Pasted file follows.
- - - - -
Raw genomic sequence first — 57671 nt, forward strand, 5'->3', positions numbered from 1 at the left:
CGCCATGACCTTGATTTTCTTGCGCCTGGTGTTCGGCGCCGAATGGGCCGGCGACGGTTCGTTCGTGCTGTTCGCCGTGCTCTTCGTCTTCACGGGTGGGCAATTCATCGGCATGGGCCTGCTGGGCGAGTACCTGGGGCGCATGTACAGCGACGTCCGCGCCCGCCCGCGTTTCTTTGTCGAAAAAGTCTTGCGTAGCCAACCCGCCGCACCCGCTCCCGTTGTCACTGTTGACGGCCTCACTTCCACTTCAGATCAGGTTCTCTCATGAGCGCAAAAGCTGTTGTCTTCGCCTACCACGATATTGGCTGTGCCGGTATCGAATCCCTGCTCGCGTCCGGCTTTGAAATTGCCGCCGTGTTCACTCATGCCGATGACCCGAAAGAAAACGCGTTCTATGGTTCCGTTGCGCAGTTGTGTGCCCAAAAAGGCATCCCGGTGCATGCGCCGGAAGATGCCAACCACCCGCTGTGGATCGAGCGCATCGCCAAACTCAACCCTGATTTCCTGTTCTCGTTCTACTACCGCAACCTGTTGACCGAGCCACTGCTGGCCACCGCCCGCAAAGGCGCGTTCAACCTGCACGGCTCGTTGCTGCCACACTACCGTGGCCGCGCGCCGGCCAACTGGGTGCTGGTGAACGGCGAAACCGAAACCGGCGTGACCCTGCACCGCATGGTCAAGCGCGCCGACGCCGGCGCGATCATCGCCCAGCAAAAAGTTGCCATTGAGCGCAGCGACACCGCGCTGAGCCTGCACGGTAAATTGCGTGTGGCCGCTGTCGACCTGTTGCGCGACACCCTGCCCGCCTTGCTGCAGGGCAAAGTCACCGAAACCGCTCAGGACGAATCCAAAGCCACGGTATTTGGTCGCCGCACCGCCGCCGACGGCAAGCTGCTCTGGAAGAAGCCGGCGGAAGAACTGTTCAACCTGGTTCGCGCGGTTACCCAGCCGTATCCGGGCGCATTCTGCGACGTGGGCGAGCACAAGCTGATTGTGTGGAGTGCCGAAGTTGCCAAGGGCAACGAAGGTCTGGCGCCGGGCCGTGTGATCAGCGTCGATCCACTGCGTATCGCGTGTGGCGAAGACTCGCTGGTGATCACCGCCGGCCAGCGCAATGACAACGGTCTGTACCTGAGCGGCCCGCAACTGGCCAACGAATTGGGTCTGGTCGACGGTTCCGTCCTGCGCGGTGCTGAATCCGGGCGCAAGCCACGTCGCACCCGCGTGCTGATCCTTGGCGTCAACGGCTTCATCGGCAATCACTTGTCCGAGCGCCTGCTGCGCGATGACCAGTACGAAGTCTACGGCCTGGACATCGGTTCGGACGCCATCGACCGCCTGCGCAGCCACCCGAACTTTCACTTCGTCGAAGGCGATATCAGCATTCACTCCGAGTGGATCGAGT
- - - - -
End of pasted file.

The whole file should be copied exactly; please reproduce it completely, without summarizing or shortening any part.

Raw genomic sequence first — 57671 nt, forward strand, 5'->3', positions numbered from 1 at the left:
CGCCATGACCTTGATTTTCTTGCGCCTGGTGTTCGGCGCCGAATGGGCCGGCGACGGTTCGTTCGTGCTGTTCGCCGTGCTCTTCGTCTTCACGGGTGGGCAATTCATCGGCATGGGCCTGCTGGGCGAGTACCTGGGGCGCATGTACAGCGACGTCCGCGCCCGCCCGCGTTTCTTTGTCGAAAAAGTCTTGCGTAGCCAACCCGCCGCACCCGCTCCCGTTGTCACTGTTGACGGCCTCACTTCCACTTCAGATCAGGTTCTCTCATGAGCGCAAAAGCTGTTGTCTTCGCCTACCACGATATTGGCTGTGCCGGTATCGAATCCCTGCTCGCGTCCGGCTTTGAAATTGCCGCCGTGTTCACTCATGCCGATGACCCGAAAGAAAACGCGTTCTATGGTTCCGTTGCGCAGTTGTGTGCCCAAAAAGGCATCCCGGTGCATGCGCCGGAAGATGCCAACCACCCGCTGTGGATCGAGCGCATCGCCAAACTCAACCCTGATTTCCTGTTCTCGTTCTACTACCGCAACCTGTTGACCGAGCCACTGCTGGCCACCGCCCGCAAAGGCGCGTTCAACCTGCACGGCTCGTTGCTGCCACACTACCGTGGCCGCGCGCCGGCCAACTGGGTGCTGGTGAACGGCGAAACCGAAACCGGCGTGACCCTGCACCGCATGGTCAAGCGCGCCGACGCCGGCGCGATCATCGCCCAGCAAAAAGTTGCCATTGAGCGCAGCGACACCGCGCTGAGCCTGCACGGTAAATTGCGTGTGGCCGCTGTCGACCTGTTGCGCGACACCCTGCCCGCCTTGCTGCAGGGCAAAGTCACCGAAACCGCTCAGGACGAATCCAAAGCCACGGTATTTGGTCGCCGCACCGCCGCCGACGGCAAGCTGCTCTGGAAGAAGCCGGCGGAAGAACTGTTCAACCTGGTTCGCGCGGTTACCCAGCCGTATCCGGGCGCATTCTGCGACGTGGGCGAGCACAAGCTGATTGTGTGGAGTGCCGAAGTTGCCAAGGGCAACGAAGGTCTGGCGCCGGGCCGTGTGATCAGCGTCGATCCACTGCGTATCGCGTGTGGCGAAGACTCGCTGGTGATCACCGCCGGCCAGCGCAATGACAACGGTCTGTACCTGAGCGGCCCGCAACTGGCCAACGAATTGGGTCTGGTCGACGGTTCCGTCCTGCGCGGTGCTGAATCCGGGCGCAAGCCACGTCGCACCCGCGTGCTGATCCTTGGCGTCAACGGCTTCATCGGCAATCACTTGTCCGAGCGCCTGCTGCGCGATGACCAGTACGAAGTCTACGGCCTGGACATCGGTTCGGACGCCATCGACCGCCTGCGCAGCCACCCGAACTTTCACTTCGTCGAAGGCGATATCAGCATTCACTCCGAGTGGATCGAGT